“Premium support would be a fundamental change in how Medicare works,” says Tricia Neuman, who directs the Kaiser Family Foundation’s project on Medicare policy. “The idea is that each person would get a fixed maybe, not a fixed set of benefits. How it plays out would depend a lot on the details of the proposal.”
The size of the premium support payment is an important detail — but not one discussed in Better Way or the 2017 budget.
“Premium support plans have been laid out in general terms, but a lot of details matter,” says Neuman. “It’s not clear how the government would set the payments, whether they’d be indexed to grow at a certain rate, and what happens to people who don’t choose a plan. Are they guaranteed to get benefits?”
Rep. Ryan has done previous work on this topic that gives a sense of what Republicans think.
In the 2014 Ryan budget, Republicans propose offering a premium support payment that is equal to the cost of the second-lowest priced plan. For example: If you had five plans offering monthly premiums of $70, $80, $90, $100, and $110, the Ryan plan would provide seniors with $80 in premium support payment.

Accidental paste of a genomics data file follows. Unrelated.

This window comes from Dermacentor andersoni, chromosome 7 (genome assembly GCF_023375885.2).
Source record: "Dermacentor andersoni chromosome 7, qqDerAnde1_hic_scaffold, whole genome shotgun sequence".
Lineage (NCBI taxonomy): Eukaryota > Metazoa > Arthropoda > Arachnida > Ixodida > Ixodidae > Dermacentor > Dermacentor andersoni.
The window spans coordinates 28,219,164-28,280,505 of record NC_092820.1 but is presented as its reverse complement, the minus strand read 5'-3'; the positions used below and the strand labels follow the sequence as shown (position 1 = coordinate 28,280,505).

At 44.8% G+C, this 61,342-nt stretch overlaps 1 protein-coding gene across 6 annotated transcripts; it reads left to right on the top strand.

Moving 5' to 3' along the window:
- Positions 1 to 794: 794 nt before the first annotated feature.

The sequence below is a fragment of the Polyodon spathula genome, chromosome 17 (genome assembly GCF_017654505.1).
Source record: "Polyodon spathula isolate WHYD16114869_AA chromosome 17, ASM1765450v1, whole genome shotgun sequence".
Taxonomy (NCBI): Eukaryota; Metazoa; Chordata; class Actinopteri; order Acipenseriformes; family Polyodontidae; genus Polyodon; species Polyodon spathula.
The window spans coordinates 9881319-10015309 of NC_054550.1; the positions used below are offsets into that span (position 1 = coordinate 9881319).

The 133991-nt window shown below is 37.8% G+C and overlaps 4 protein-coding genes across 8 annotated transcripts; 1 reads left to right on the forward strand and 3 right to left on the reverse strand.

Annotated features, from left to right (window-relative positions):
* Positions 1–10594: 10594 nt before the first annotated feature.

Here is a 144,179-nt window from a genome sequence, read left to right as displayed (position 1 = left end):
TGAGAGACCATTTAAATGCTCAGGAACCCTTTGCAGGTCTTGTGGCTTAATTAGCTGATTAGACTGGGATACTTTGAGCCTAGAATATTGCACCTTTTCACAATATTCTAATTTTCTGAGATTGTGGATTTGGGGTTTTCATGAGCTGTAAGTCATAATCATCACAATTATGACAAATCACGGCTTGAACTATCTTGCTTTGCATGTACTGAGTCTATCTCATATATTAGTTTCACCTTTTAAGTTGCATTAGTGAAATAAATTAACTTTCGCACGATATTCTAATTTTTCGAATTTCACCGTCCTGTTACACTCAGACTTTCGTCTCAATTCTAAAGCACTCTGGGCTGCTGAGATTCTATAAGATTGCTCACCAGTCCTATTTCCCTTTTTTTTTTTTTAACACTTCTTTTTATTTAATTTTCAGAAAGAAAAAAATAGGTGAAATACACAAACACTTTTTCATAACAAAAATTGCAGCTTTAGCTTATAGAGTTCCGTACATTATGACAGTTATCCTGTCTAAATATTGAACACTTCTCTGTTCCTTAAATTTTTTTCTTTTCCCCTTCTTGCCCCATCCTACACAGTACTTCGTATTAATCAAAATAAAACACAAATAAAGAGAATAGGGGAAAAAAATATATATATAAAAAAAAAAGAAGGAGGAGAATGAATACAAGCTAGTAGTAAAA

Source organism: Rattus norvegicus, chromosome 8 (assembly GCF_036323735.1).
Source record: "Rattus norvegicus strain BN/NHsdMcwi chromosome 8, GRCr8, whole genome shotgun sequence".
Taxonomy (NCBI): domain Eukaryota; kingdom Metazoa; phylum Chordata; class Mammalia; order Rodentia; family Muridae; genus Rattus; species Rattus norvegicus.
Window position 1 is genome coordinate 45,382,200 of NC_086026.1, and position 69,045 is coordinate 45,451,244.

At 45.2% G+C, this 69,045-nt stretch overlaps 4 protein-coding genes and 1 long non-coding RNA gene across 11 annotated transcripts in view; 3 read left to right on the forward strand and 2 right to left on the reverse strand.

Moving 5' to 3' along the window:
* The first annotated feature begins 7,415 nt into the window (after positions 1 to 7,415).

Seniors could decide whether to choose the $80 plan, and have the full price covered, or chip in $10 to $30 to buy one of the more expensive options. One of these options will be the public Medicare plan we currently have, but there’s no guarantee whether it would be a higher-cost or lower-cost option.
Why Republicans support premium support
Conservatives see this as a way to put downward pressure on the cost of the Medicare program, by forcing insurers to compete for seniors’ business.
“My view is that the major objective is to make beneficiaries more deeply aware and more deeply involved in the resource allocation decisions that affect them directly,” says Joe Antos, a health economist at the American Enterprise Institute who has written extensively on premium support.
Medicare is a big and expensive program. It is currently the federal government’s third-largest spending commitment, behind Social Security and defense spending. Medicare spending growth has slowed in recent years, making the arguments for reform somewhat less urgent. But tens of millions of Americans will age into the program in coming decades, which conservatives cite as a reason to continue pursuing reform.
Antos argues that, when insurers have to compete on price, they begin to demand lower prices from the doctors and hospitals they contract with. That, in turn, will push health care providers to become more economical — they might think twice about buying an expensive new piece of equipment that doesn’t deliver much value.